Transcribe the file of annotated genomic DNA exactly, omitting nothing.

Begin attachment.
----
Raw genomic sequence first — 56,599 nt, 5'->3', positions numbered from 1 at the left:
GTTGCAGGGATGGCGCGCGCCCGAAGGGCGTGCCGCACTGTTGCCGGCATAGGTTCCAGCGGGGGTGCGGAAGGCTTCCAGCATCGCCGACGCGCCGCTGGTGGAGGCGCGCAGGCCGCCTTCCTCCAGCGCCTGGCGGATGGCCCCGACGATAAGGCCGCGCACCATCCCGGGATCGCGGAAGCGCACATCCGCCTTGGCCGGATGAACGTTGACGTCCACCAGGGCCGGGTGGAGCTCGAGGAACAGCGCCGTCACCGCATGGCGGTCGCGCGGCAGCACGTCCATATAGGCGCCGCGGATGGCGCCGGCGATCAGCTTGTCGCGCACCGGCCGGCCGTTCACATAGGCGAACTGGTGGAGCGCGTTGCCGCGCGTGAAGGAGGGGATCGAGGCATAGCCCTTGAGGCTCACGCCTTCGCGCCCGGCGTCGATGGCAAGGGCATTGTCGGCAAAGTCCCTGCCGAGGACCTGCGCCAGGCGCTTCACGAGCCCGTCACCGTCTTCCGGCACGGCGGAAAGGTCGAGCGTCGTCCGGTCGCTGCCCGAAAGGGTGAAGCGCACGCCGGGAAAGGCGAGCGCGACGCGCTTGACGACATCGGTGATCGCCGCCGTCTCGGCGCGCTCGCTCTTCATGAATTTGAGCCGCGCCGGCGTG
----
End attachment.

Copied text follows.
Raw genomic sequence first — 56,599 nt, 5'->3', positions numbered from 1 at the left:
GTTGCAGGGATGGCGCGCGCCCGAAGGGCGTGCCGCACTGTTGCCGGCATAGGTTCCAGCGGGGGTGCGGAAGGCTTCCAGCATCGCCGACGCGCCGCTGGTGGAGGCGCGCAGGCCGCCTTCCTCCAGCGCCTGGCGGATGGCCCCGACGATAAGGCCGCGCACCATCCCGGGATCGCGGAAGCGCACATCCGCCTTGGCCGGATGAACGTTGACGTCCACCAGGGCCGGGTGGAGCTCGAGGAACAGCGCCGTCACCGCATGGCGGTCGCGCGGCAGCACGTCCATATAGGCGCCGCGGATGGCGCCGGCGATCAGCTTGTCGCGCACCGGCCGGCCGTTCACATAGGCGAACTGGTGGAGCGCGTTGCCGCGCGTGAAGGAGGGGATCGAGGCATAGCCCTTGAGGCTCACGCCTTCGCGCCCGGCGTCGATGGCAAGGGCATTGTCGGCAAAGTCCCTGCCGAGGACCTGCGCCAGGCGCTTCACGAGCCCGTCACCGTCTTCCGGCACGGCGGAAAGGTCGAGCGTCGTCCGGTCGCTGCCCGAAAGGGTGAAGCGCACGCCGGGAAAGGCGAGCGCGACGCGCTTGACGACATCGGTGATCGCCGCCGTCTCGGCGCGCTCGCTCTTCATGAATTTGAGCCGCGCCGGCGTG